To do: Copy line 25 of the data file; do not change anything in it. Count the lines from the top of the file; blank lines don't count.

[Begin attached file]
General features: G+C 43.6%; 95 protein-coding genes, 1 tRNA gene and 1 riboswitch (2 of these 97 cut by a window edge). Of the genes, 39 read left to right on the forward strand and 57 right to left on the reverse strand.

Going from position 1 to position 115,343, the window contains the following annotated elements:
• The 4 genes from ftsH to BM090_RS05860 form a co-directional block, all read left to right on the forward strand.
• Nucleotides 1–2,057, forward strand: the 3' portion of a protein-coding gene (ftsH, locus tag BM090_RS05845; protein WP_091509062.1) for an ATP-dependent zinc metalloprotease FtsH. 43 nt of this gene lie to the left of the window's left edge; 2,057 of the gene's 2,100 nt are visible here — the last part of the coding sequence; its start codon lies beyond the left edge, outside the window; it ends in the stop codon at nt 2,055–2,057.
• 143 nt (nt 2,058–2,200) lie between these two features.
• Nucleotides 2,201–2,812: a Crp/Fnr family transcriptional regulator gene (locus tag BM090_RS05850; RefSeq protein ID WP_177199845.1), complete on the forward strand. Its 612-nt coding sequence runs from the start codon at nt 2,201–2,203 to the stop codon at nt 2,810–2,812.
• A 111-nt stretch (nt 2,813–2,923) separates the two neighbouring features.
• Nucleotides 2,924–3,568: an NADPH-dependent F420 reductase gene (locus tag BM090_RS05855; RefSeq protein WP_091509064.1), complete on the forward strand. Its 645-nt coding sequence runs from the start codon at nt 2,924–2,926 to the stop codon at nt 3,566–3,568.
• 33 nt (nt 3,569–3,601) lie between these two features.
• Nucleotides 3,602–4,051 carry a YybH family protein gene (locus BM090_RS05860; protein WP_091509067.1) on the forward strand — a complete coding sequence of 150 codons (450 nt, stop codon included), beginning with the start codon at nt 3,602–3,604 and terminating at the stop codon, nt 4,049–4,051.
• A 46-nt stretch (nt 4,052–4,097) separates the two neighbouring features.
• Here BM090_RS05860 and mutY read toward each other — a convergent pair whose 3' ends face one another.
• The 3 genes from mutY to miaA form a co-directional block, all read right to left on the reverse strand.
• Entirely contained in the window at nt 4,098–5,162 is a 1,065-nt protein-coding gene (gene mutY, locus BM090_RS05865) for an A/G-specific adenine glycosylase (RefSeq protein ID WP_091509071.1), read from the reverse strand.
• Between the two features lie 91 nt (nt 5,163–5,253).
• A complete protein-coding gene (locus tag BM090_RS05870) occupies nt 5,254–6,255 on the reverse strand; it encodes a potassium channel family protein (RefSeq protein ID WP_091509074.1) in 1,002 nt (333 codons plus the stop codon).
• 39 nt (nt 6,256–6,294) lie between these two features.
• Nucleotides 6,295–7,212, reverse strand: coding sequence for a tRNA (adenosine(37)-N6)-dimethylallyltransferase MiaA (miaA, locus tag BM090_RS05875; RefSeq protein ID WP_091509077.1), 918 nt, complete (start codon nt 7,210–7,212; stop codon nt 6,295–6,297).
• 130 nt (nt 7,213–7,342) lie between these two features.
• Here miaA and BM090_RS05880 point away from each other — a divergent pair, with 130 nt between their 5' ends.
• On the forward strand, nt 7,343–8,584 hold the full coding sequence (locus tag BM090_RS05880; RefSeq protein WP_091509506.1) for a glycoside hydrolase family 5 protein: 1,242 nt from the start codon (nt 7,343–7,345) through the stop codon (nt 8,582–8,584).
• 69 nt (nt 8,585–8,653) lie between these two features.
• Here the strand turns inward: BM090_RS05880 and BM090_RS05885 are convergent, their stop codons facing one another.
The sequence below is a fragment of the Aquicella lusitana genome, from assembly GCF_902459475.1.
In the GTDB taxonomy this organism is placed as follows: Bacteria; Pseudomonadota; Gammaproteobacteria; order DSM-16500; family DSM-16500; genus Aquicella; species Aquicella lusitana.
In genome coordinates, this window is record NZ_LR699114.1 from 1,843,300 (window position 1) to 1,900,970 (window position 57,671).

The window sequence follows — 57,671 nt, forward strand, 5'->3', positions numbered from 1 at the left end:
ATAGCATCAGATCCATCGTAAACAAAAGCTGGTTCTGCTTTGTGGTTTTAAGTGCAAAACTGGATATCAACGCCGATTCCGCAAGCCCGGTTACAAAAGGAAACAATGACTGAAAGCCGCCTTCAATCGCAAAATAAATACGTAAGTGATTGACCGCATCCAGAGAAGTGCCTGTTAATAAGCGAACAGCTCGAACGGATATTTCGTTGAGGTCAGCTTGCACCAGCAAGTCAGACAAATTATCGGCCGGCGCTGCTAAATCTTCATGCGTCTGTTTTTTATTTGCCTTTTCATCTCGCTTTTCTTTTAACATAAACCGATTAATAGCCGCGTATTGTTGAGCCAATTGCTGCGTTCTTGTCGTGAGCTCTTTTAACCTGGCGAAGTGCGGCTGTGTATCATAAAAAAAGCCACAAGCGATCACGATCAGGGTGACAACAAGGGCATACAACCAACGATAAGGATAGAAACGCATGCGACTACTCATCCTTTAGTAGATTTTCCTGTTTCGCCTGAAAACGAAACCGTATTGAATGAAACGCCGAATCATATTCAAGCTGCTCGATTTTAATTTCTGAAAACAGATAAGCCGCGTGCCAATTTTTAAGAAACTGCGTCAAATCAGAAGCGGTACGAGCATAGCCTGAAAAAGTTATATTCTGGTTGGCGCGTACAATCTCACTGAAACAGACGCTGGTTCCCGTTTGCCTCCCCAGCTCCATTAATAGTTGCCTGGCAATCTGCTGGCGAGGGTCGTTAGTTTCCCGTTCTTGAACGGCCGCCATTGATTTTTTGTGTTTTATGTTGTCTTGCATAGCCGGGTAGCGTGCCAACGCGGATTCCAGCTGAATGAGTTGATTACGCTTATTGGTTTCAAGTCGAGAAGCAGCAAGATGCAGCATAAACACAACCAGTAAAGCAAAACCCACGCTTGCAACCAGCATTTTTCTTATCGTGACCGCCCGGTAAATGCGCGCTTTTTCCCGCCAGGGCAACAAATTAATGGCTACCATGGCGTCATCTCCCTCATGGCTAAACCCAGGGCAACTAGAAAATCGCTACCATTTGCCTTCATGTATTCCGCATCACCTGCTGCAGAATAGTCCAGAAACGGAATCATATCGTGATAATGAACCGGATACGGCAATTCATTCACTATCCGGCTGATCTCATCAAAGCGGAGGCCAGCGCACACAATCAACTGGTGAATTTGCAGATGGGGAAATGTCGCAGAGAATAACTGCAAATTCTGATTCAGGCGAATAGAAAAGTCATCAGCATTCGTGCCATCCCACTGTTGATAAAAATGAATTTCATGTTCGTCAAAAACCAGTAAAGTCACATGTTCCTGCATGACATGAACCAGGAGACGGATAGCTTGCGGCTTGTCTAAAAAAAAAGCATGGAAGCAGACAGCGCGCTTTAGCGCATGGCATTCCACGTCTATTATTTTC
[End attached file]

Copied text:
In the GTDB taxonomy this organism is placed as follows: Bacteria; Pseudomonadota; Gammaproteobacteria; order DSM-16500; family DSM-16500; genus Aquicella; species Aquicella lusitana.